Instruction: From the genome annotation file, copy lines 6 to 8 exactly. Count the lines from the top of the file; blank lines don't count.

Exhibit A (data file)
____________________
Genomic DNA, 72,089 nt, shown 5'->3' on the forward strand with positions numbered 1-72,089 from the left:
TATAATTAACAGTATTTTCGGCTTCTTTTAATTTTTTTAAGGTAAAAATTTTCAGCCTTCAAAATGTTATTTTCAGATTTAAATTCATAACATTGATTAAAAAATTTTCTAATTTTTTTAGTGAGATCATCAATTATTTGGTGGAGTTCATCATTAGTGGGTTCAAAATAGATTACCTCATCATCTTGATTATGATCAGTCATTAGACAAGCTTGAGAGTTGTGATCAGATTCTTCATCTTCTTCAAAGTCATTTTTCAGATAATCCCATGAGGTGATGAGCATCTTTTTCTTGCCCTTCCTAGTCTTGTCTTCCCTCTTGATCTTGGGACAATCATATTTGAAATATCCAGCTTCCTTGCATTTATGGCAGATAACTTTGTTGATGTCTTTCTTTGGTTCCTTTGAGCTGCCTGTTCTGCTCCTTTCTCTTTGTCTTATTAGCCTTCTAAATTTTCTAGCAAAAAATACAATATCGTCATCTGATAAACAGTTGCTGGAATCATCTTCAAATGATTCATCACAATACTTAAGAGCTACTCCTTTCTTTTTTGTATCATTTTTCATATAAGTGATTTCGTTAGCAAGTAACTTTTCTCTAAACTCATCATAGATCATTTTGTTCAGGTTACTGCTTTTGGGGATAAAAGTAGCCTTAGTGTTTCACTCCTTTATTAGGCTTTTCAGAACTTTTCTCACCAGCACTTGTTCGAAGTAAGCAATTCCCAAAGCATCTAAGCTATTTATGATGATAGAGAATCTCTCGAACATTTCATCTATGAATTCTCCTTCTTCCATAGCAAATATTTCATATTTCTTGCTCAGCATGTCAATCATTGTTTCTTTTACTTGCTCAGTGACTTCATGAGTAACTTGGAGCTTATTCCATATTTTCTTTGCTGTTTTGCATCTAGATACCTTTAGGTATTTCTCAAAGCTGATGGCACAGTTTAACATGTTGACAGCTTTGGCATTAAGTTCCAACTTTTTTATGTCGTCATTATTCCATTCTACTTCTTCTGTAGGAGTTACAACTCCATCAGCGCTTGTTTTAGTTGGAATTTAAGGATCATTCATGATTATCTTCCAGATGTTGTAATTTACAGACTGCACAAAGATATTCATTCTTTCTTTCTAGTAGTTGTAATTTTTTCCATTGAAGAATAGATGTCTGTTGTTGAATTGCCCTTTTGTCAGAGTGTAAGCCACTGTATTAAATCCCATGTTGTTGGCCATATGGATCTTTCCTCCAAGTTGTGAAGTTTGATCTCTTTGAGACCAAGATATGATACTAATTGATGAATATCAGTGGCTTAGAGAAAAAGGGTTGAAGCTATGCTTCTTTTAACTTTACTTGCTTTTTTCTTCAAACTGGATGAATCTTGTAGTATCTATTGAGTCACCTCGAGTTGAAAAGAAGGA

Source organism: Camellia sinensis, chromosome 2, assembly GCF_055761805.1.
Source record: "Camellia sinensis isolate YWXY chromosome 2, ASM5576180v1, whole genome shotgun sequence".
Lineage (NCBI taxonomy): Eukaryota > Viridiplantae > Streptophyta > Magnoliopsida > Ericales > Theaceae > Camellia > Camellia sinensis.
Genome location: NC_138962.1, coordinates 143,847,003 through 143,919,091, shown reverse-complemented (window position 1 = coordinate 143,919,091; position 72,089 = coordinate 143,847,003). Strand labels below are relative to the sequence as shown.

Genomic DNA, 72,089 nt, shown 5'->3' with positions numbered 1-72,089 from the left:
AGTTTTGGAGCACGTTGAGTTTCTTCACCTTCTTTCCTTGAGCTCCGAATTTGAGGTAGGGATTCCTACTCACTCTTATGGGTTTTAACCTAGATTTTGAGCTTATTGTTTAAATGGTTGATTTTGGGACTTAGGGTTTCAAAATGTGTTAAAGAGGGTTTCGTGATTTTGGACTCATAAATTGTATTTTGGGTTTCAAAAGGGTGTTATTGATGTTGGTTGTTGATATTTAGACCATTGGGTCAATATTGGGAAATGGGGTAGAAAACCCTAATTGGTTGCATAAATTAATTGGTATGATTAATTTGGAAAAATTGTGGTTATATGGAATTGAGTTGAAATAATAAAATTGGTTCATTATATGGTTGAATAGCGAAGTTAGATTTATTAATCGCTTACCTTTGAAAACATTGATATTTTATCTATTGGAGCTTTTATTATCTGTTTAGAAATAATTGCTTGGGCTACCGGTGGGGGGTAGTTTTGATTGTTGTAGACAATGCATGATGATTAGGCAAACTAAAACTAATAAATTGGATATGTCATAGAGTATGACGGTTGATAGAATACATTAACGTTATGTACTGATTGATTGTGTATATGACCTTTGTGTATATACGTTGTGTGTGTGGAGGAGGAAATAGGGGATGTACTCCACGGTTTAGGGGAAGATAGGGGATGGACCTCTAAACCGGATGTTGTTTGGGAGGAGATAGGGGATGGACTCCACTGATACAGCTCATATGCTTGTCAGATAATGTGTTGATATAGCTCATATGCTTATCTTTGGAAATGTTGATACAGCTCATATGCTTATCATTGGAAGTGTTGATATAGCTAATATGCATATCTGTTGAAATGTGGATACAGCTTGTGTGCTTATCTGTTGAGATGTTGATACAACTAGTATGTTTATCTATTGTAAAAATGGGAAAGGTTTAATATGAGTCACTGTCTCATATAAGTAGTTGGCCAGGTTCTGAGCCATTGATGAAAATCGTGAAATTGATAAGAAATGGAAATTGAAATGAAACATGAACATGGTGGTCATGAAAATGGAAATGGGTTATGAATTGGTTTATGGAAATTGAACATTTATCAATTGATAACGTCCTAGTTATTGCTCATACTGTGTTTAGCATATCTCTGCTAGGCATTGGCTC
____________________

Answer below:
Genome location: NC_138962.1, coordinates 143,847,003 through 143,919,091, shown reverse-complemented (window position 1 = coordinate 143,919,091; position 72,089 = coordinate 143,847,003). Strand labels below are relative to the sequence as shown.

Genomic DNA, 72,089 nt, shown 5'->3' with positions numbered 1-72,089 from the left:
AGTTTTGGAGCACGTTGAGTTTCTTCACCTTCTTTCCTTGAGCTCCGAATTTGAGGTAGGGATTCCTACTCACTCTTATGGGTTTTAACCTAGATTTTGAGCTTATTGTTTAAATGGTTGATTTTGGGACTTAGGGTTTCAAAATGTGTTAAAGAGGGTTTCGTGATTTTGGACTCATAAATTGTATTTTGGGTTTCAAAAGGGTGTTATTGATGTTGGTTGTTGATATTTAGACCATTGGGTCAATATTGGGAAATGGGGTAGAAAACCCTAATTGGTTGCATAAATTAATTGGTATGATTAATTTGGAAAAATTGTGGTTATATGGAATTGAGTTGAAATAATAAAATTGGTTCATTATATGGTTGAATAGCGAAGTTAGATTTATTAATCGCTTACCTTTGAAAACATTGATATTTTATCTATTGGAGCTTTTATTATCTGTTTAGAAATAATTGCTTGGGCTACCGGTGGGGGGTAGTTTTGATTGTTGTAGACAATGCATGATGATTAGGCAAACTAAAACTAATAAATTGGATATGTCATAGAGTATGACGGTTGATAGAATACATTAACGTTATGTACTGATTGATTGTGTATATGACCTTTGTGTATATACGTTGTGTGTGTGGAGGAGGAAATAGGGGATGTACTCCACGGTTTAGGGGAAGATAGGGGATGGACCTCTAAACCGGATGTTGTTTGGGAGGAGATAGGGGATGGACTCCACTGATACAGCTCATATGCTTGTCAGATAATGTGTTGATATAGCTCATATGCTTATCTTTGGAAATGTTGATACAGCTCATATGCTTATCATTGGAAGTGTTGATATAGCTAATATGCATATCTGTTGAAATGTGGATACAGCTTGTGTGCTTATCTGTTGAGATGTTGATACAACTAGTATGTTTATCTATTGTAAAAATGGGAAAGGTTTAATATGAGTCACTGTCTCATATAAGTAGTTGGCCAGGTTCTGAGCCATTGATGAAAATCGTGAAATTGATAAGAAATGGAAATTGAAATGAAACATGAACATGGTGGTCATGAAAATGGAAATGGGTTATGAATTGGTTTATGGAAATTGAACATTTATCAATTGATAACGTCCTAGTTATTGCTCATACTGTGTTTAGCATATCTCTGCTAGGCATTGGCTC